Baroness D’Souza (CB): My Lords, there has been considerable success in introducing theatre of all kinds and acting in some prisons. How far do the Government support those efforts and how far are they prepared to finance them?

Lord Keen of Elie: My Lords, I understand that the introduction of theatre is part of the wider educational programme in prisons. I am not able to say that there is any identified or closed funding for that aspect of the process.

Lord Harris of Haringey (Lab): My Lords, Her Majesty’s Chief Inspector of Prisons reported in June that 38% of those in young offender institutions are locked in their cells for more than 22 hours a day. How on earth can they receive any proper training and rehabilitation if they are locked up for such lengths of time? Why has the Ministry of Justice repeatedly refused to collect data on how long people are locked up in prison? Is it because it does not want to know, or because it knows that it will not like the answer?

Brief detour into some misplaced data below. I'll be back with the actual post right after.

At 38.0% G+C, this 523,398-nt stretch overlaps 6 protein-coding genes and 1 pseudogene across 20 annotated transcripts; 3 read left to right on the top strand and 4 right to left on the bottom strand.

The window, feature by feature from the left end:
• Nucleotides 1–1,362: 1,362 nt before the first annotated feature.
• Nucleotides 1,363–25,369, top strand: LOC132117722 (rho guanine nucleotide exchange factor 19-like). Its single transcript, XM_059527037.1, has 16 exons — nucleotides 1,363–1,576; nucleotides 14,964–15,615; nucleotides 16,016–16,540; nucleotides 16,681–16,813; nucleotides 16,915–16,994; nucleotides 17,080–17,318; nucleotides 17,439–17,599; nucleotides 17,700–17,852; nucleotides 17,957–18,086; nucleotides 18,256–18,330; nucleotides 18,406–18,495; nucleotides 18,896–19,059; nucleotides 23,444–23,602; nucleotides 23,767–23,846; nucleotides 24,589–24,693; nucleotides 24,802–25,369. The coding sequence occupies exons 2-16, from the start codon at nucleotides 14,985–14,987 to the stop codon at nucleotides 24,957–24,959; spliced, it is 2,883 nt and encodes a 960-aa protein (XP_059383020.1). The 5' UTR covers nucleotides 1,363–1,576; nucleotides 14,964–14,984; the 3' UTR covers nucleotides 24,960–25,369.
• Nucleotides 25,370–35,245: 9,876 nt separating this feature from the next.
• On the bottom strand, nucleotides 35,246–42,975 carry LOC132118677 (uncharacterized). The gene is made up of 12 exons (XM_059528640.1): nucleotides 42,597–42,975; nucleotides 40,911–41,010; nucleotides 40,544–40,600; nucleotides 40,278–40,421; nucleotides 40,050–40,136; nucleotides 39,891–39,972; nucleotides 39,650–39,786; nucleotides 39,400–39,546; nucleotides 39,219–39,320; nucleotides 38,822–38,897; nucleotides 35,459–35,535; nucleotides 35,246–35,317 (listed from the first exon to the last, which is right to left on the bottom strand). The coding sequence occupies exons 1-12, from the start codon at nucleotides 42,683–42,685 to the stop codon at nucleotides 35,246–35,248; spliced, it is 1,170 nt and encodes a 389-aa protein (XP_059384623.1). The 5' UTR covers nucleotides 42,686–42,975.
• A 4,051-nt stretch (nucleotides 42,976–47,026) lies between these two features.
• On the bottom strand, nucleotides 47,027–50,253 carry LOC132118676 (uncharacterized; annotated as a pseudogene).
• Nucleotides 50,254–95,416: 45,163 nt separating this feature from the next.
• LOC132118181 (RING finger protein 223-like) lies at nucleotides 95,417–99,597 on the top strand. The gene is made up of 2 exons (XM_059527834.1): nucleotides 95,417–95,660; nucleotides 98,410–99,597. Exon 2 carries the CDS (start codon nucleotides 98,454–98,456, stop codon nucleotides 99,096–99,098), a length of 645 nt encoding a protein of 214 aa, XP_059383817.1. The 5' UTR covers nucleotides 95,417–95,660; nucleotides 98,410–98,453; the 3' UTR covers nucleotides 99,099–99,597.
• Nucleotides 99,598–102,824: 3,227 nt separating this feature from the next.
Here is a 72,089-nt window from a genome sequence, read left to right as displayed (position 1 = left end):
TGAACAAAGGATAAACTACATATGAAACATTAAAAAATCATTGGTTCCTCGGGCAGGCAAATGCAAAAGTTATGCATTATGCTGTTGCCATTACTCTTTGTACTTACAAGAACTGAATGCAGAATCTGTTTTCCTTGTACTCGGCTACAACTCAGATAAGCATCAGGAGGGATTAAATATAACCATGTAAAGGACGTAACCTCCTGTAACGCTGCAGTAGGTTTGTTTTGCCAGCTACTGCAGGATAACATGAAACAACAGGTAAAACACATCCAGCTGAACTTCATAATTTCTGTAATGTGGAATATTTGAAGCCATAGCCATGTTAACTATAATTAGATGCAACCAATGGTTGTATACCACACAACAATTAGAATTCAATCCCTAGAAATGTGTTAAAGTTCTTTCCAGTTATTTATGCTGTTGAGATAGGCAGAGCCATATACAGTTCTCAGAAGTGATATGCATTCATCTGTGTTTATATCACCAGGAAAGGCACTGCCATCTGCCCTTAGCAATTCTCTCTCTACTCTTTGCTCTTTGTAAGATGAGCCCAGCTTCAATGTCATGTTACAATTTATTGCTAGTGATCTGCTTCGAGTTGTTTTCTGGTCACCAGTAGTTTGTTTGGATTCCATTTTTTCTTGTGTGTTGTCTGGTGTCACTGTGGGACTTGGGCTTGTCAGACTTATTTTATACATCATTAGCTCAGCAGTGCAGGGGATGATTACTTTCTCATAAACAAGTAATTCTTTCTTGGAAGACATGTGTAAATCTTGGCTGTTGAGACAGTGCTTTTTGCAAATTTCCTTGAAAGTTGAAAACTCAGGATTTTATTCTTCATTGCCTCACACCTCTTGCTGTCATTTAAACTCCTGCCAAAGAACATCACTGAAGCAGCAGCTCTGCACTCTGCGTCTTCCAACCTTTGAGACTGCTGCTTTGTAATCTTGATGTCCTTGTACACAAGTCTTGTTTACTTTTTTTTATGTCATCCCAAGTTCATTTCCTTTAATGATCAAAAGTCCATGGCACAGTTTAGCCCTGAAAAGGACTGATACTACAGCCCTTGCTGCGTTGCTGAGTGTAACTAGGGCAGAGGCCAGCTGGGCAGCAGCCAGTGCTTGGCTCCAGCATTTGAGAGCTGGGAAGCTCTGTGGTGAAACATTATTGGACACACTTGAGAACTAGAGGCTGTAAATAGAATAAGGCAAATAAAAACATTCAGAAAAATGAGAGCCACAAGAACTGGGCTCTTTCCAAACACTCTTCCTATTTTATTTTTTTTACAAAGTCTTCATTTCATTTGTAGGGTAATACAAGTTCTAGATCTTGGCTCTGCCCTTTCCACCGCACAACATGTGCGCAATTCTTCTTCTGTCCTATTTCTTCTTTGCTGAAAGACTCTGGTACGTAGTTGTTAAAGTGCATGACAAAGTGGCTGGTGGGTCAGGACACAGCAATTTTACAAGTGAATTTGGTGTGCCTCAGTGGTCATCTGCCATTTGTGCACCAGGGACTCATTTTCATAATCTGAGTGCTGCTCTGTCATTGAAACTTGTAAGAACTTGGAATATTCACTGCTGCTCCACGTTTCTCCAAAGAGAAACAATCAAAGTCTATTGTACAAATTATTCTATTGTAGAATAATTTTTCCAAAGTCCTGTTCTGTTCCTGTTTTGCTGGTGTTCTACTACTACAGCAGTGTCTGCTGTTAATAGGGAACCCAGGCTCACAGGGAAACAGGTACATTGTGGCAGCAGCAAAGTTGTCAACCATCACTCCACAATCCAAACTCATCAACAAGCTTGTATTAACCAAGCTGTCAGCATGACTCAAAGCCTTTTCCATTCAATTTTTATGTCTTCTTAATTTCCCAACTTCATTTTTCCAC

Lord Keen of Elie: My Lords, on the last point, we do not have clear and identifiable data from all institutions that would enable us to determine how long prisoners actually spent in individual cells. That is clearly a matter for which individual governors have considerable responsibility. Regarding young offenders, the noble Lord may recollect the announcement made by the Secretary of State on 2 October about the introduction of the first secure school, which will open at Medway in 2020.

Lord Cormack (Con): My Lords, if we do not have this data why do we not get it?

Lord Keen of Elie: My Lords, it is a matter for consideration, but the collation of such data is a massive task and there are other, more immediate issues in our prisons to be addressed.